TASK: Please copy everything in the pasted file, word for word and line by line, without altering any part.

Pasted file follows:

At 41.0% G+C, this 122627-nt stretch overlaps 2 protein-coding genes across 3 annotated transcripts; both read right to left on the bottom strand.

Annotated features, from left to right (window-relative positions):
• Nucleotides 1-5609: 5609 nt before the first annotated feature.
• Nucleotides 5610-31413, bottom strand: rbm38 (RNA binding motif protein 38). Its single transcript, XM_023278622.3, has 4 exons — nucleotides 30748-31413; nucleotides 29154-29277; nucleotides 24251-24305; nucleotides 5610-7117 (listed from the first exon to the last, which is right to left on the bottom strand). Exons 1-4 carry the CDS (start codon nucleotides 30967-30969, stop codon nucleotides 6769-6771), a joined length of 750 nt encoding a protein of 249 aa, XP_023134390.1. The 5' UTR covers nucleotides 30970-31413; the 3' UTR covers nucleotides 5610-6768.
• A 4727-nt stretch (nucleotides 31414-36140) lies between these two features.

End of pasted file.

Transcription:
At 41.0% G+C, this 122627-nt stretch overlaps 2 protein-coding genes across 3 annotated transcripts; both read right to left on the bottom strand.

Annotated features, from left to right (window-relative positions):
• Nucleotides 1-5609: 5609 nt before the first annotated feature.
• Nucleotides 5610-31413, bottom strand: rbm38 (RNA binding motif protein 38). Its single transcript, XM_023278622.3, has 4 exons — nucleotides 30748-31413; nucleotides 29154-29277; nucleotides 24251-24305; nucleotides 5610-7117 (listed from the first exon to the last, which is right to left on the bottom strand). Exons 1-4 carry the CDS (start codon nucleotides 30967-30969, stop codon nucleotides 6769-6771), a joined length of 750 nt encoding a protein of 249 aa, XP_023134390.1. The 5' UTR covers nucleotides 30970-31413; the 3' UTR covers nucleotides 5610-6768.
• A 4727-nt stretch (nucleotides 31414-36140) lies between these two features.